Morgan Goes Electric: The Plug-In Three-Wheeler is Here
If there’s any automaker on the planet that knows tradition, it’s Morgan. The small British automaker has been building its signature car since 1936, and while the Chevy Suburban has been around since ’35, the Corvette has been around since ’53, and the Mustang since ’64, Morgan’s wood-framed model (available as the Plus 4, 4/4, Roadster, and Plus 8) has been in production — and barely changed — for 80 years. So far, World War II has been the only thing that’s stopped Morgan production, and barring some cataclysmic event, it’s likely that the 2036 4/4 won’t look all that different from a car that left the production line 100 years before.
But the company is by no means a dinosaur. It’s subtle and clever modifications have kept the car relevant, and its Aero 8 model is a thoroughly modern, 367-horsepower steampunk interpretation of classic Morgan style. Unfortunately, safety and emissions regulations keep the Classic and Aero 8s from reaching our shores, but Morgan’s third model, the Harley-Davidson V-Twin powered 3-Wheeler is 100% street legal. It’s a relatively new model, introduced in 2012, but true to form, it’s nearly identical to a model Morgan sold from 1911 to 1952. The 3-Wheeler offers one of the purest driving experiences on the road, straddling past and present unlike anything else out there. And now, it’s also looking to the future.
The automaker stunned the crowd at this year’s Geneva Motor Show with the EV3, an all-electric version of the 3-Wheeler. It was quirky, beautiful, and looked as unobtainable as any concept car. Just months later, it’s entered production, and looks just as outrageous as it did on the show stand. The first 19 trikes are called the UK 1909 Edition, and they’re now available exclusively through U.K.-based department store Selfridge & Co. If we won the lottery today, we’d be on our way to Selfridge’s tomorrow.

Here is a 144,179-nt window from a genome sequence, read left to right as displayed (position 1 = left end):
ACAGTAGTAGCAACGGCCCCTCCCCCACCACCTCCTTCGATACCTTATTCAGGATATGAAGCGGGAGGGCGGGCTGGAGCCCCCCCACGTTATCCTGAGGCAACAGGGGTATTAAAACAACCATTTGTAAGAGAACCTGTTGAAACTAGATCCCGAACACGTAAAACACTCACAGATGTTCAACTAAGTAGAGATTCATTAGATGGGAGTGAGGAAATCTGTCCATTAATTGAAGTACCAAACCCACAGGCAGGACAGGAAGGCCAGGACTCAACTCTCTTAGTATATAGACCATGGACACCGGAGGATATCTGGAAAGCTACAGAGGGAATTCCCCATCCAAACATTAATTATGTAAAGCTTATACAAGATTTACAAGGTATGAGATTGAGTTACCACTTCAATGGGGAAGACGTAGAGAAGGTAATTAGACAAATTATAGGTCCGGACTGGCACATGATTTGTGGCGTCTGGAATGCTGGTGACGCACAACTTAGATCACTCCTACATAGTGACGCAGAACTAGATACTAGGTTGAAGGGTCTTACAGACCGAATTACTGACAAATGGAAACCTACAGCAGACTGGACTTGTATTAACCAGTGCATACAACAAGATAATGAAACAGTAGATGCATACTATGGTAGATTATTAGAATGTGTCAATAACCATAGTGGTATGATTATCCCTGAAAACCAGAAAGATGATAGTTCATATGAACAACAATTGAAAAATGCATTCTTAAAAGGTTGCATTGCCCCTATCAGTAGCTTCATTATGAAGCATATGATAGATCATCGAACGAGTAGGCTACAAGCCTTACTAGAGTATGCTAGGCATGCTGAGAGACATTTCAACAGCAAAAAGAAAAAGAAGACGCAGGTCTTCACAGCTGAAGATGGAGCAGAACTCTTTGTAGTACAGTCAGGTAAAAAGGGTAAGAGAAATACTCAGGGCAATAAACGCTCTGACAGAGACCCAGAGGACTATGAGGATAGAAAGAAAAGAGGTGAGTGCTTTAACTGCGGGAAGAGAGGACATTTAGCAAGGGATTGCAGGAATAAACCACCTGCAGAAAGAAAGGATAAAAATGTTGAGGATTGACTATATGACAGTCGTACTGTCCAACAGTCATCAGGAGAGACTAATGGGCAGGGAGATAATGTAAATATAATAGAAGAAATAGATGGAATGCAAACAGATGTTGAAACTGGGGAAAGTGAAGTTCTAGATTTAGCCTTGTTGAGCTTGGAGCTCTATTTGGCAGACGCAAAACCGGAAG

Despite being sold with a package containing high-end driving shoes, gloves, waterproof overalls, scarf, goggles, and jacket from British companies, the UK 1909 edition is far more than a product tie-in. While the standard gas-powered trike is built in traditional Morgan fashion — ash wood frame with aluminum stretched over it — the UK 1909 has carbon fiber covering its timber, marking the first time the company has ever used the material, and a slightly lifted rear tail to set it apart from other trikes. The standard wire wheels have been replaced by beautiful pressed-steel disc wheels, which are painted a deep gray to match the rest of the car. Chrome accents have been replaced with rose-colored brass to match the car’s unique battery cooling fins, looking beautiful against the dark body, and giving it a beautiful Machine Age look.
Performance-wise, the UK 1909 is right where Morgan claimed EV3 performance would be. Range is a respectable 150 miles, top speed is 90 miles per hour, and zero to 62 comes in around nine seconds, though without a full windshield, doors, or roof, it’ll feel a lot quicker. There’s no word on price (buyers need to contact Selfridge’s directly), but as the old saying goes, if you have to ask, you probably can’t afford it. Besides, we’d be shocked if any of the 19 haven’t been accounted for yet.
So now Morgan does past, present, and future better than just about anyone else in the industry. The EV3 will reach full production later this year, and will probably be priced just above the gas-powered 3-Wheeler, which runs about $45K to $50K. The market may be slim for an aluminum-bodied, wood framed tub with a Harley engine for a bumper, and even slimmer for a battery-powered version, but we wager that it’ll be the purest electric driver’s car in the world. You just can’t put a price tag on that.